Tuesday, March 06, 2012
How to get your transmedia project in front of people
This is a short post about one thing I’ve thought a lot about in the past, which also is an issue I believe many – especially smaller, indie-type – producers of transmedia are confronted with when trying to launch a project: the art of getting your content in front of people.
This, I’ve found, is quite naturally key to many things regarding a successful project. You might have beautiful and compelling and immersive and interactive content, but unless you can get someone to take note of it, you’ll never capitalize on its potential. You need to place your content in front of 100 people in order to get 10 to act on it and one to become an evangelist; this means you need to reach the 100 people first. If you do, you’ll have an easier time convincing partners, distributors, commissioners, sponsors… How to do this differs from case to case, but here are three general guidelines I think feel right to point out (and this is assuming you’ve created content that is great, that is accessible, that opens up for interaction and that people basically will like or even love):
Make use of trends
Whatever it is you are creating, there is some trend going on that you can attach your content to (or more than one, preferrably). Without compromising your story or the integrity of your content, you should be able to enter into discussions and point to relevant aspects of what you’ve created. You might also find inspiration to develop your content further in accordance with certain trends.This, providing the content is good, will lead to your content being immersed in conversations about something bigger and greater, leading to an often much needed boost.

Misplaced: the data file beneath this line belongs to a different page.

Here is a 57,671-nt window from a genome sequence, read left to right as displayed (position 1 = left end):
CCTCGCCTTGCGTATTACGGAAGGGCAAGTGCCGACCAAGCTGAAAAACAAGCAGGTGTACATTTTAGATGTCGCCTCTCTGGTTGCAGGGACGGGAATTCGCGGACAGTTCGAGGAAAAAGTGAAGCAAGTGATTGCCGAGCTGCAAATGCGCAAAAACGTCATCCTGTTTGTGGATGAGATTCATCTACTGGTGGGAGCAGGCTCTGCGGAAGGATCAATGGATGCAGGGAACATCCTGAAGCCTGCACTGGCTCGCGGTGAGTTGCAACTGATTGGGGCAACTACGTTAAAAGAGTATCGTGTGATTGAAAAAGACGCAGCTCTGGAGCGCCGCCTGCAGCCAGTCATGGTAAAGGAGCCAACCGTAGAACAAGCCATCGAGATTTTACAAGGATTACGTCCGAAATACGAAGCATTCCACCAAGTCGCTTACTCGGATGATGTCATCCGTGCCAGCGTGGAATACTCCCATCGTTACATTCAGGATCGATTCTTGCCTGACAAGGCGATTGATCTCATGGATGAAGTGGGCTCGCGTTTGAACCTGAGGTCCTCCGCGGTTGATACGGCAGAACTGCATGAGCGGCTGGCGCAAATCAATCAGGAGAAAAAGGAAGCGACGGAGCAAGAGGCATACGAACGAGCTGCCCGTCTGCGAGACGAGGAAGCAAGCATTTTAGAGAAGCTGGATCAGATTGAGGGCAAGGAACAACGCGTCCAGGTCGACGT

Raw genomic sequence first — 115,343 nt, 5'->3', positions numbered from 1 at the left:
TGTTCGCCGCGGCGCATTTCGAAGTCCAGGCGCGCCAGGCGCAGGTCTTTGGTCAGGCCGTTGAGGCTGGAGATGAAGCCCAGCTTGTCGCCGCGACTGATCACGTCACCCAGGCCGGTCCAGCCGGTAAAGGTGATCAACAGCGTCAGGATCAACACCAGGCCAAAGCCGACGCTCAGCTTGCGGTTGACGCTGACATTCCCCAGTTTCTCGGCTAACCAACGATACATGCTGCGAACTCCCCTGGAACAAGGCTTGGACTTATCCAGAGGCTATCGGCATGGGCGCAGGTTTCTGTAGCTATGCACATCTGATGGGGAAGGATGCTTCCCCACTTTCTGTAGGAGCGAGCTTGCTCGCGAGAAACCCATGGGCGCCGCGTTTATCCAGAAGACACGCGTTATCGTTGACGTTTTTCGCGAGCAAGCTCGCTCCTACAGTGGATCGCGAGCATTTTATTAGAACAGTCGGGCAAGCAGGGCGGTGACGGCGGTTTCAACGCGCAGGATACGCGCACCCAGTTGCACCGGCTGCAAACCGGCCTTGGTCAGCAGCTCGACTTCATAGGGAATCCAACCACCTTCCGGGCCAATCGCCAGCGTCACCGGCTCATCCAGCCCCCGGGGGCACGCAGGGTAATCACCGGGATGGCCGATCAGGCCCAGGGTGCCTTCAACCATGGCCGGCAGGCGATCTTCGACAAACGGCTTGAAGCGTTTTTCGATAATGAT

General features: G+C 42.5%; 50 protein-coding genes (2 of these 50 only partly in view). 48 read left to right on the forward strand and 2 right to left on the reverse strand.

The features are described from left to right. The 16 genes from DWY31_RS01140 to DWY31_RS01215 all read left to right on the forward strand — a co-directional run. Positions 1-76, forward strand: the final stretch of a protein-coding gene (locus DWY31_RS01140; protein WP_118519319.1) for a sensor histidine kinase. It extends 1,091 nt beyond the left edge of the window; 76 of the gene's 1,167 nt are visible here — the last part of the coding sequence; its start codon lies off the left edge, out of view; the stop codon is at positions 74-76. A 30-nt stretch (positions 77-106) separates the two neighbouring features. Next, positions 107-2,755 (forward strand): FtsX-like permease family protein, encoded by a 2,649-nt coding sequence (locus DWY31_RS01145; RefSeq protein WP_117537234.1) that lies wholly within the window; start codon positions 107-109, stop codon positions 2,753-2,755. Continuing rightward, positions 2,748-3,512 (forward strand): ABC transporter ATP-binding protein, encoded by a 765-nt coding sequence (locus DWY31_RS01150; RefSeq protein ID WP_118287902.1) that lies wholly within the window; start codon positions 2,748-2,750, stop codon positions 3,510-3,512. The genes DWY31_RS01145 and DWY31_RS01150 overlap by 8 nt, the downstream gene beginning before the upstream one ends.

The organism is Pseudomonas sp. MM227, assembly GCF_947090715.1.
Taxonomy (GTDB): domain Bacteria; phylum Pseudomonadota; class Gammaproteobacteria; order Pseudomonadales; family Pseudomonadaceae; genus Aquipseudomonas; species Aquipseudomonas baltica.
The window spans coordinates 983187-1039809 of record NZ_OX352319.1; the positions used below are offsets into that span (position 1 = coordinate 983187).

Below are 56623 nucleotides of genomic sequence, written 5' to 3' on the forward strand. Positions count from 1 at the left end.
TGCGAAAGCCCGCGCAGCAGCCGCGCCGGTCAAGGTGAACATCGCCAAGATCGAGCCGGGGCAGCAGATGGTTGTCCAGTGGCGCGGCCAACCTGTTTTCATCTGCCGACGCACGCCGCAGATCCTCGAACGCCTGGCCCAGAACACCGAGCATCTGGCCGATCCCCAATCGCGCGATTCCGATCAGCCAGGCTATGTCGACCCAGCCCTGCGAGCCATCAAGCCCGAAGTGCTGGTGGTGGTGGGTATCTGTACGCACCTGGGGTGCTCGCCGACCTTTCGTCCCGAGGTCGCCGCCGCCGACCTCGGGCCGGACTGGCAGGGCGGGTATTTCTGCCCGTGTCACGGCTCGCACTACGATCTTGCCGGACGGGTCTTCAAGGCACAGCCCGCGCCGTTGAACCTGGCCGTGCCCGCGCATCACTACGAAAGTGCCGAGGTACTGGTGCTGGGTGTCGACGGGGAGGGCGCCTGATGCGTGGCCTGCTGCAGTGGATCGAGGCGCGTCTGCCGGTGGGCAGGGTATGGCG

Conclusion: if the discussion is already ongoing, take part of it. This must be done on an honest and suitable level, of course (i.e., NOT marketing)
Identify beacons and approach them
You’re probably already familiar with Malcolm Gladwell’s book ”The Tipping Point”, where he talks about Connectors, Mavens, Salesmen and other types of people with greater influence on others than regular people. For whatever you’re doing, you need to do your research and find the people that a) might be interested in your content and b) have a reach and a credibility that will further your cause. A great example is the campaign for ”Game of Thrones” and the sending out of the boxes of materials and smells from the world of Westeros. This generated quite a buzz, along with all other activities pre-launch.
Admittedly, few of us have the financial muscle of HBO. This is not to say you shouldn’t try; again – honesty and great content will pave the way. (For examples of how NOT to drag people into rabbit holes, just google ”failed transmedia marketing campaings” (or read a Wired article on the subject here) J )
Conclusion: If you can get other people to do your work for you, you should. Again, your content and your approach should provide these people with enough incentive to do that work.
Market your content
Transmedia is not a question of ”build it and they will come”. HBO built ”Game of Thrones”, a way bigger building than any of us will be able to accomplish, and still found it crucial to market their content heavily. The same goes for your project, be it small or big or something in between. You will want to market it, in order to get as much exposure as possible before an eventual launch. Your budget should have a marketing post in it, and your research prior to development should include market research, so as to target your marketing as adequatly as possible. One strength you do have as a transmedia producer, is the possibility to think outside the box. Take the prelude to your content or story and play it out as a marketing campaign, for instance. Use the powers of transmedia storytelling methods to further your cause as much as possible. But market your content; build it, yes, but also tell people about it and preferrably offer them free rides to what you’ve just built.
Conclusion: don’t sniff at marketing; just use it in a way that suits your project.